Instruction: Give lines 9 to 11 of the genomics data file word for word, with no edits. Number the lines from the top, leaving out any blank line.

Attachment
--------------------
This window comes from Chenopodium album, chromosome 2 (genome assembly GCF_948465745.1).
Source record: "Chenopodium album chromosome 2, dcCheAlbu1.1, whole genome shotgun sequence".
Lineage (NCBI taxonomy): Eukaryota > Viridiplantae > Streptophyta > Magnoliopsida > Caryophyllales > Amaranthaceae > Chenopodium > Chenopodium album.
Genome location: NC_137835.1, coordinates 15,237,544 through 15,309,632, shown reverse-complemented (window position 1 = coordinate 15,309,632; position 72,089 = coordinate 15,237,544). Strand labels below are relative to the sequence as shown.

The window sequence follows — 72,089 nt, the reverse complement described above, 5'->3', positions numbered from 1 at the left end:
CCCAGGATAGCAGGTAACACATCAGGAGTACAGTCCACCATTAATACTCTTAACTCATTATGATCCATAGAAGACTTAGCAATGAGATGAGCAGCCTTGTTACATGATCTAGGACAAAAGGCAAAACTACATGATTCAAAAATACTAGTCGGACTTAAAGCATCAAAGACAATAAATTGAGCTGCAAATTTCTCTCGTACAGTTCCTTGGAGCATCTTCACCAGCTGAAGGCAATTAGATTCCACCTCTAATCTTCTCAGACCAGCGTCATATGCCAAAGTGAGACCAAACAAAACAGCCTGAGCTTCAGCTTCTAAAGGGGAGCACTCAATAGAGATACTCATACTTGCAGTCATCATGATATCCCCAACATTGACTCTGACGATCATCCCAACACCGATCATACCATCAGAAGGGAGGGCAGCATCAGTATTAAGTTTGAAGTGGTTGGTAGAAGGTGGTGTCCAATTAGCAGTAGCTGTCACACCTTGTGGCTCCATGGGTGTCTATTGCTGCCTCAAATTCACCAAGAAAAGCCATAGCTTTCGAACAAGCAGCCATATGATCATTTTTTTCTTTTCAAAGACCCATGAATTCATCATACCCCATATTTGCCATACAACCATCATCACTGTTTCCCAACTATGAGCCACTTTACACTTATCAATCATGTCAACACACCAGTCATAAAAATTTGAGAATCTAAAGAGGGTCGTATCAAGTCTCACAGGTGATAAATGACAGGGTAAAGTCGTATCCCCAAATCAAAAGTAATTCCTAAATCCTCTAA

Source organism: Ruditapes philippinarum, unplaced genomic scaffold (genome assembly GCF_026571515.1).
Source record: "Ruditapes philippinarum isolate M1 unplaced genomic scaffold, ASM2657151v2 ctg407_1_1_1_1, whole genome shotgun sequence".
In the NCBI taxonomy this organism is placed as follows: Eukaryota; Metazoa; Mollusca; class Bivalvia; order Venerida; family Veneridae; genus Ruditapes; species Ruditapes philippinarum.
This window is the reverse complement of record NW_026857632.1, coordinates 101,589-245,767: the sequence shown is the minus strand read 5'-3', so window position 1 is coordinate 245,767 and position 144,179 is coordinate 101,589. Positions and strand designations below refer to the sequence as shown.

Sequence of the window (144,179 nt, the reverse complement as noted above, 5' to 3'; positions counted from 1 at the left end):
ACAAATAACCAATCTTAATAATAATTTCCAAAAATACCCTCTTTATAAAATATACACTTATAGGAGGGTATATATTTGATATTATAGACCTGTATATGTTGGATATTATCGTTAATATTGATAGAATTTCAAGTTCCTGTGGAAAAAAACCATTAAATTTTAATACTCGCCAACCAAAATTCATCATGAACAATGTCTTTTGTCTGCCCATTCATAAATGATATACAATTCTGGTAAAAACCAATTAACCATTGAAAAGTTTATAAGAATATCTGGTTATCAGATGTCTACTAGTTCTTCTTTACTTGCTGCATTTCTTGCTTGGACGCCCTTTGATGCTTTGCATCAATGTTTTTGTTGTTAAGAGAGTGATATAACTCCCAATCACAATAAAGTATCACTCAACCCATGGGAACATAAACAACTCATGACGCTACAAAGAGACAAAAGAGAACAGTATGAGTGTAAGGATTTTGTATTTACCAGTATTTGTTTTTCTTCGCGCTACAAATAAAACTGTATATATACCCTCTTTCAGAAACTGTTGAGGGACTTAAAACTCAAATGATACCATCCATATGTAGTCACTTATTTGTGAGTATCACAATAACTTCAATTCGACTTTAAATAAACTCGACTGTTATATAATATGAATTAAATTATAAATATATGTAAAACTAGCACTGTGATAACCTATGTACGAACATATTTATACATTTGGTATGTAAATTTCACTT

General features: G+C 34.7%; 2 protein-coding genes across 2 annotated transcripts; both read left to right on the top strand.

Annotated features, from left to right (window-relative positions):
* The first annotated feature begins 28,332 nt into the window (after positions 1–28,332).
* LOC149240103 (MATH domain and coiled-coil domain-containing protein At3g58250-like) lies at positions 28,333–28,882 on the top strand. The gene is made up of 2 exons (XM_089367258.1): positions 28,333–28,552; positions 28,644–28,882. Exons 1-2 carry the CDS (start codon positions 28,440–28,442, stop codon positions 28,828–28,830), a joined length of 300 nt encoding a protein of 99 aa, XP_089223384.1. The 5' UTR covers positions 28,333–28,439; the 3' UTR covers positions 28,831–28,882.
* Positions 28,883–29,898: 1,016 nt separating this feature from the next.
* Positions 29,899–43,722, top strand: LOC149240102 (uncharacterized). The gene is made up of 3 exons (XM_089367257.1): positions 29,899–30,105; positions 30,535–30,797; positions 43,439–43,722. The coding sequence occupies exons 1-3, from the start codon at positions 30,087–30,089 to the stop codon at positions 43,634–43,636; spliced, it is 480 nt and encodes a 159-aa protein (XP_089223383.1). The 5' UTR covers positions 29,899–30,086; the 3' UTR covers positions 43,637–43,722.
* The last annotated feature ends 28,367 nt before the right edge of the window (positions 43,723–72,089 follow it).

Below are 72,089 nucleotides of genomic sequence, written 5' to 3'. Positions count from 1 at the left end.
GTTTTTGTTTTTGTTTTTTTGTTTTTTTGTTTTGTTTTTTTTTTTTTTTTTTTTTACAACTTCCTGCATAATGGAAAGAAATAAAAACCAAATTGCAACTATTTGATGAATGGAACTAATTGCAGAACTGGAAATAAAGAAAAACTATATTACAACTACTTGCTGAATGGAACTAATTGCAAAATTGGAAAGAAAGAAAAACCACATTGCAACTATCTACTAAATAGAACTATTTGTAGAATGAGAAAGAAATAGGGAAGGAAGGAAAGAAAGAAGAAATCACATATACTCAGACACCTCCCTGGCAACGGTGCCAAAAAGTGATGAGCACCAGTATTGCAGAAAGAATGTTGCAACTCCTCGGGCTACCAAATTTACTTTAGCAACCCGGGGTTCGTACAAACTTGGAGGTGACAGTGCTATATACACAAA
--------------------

In the NCBI taxonomy this organism is placed as follows: Eukaryota; Metazoa; Mollusca; class Bivalvia; order Venerida; family Veneridae; genus Ruditapes; species Ruditapes philippinarum.
This window is the reverse complement of record NW_026857632.1, coordinates 101,589-245,767: the sequence shown is the minus strand read 5'-3', so window position 1 is coordinate 245,767 and position 144,179 is coordinate 101,589. Positions and strand designations below refer to the sequence as shown.

Sequence of the window (144,179 nt, the reverse complement as noted above, 5' to 3'; positions counted from 1 at the left end):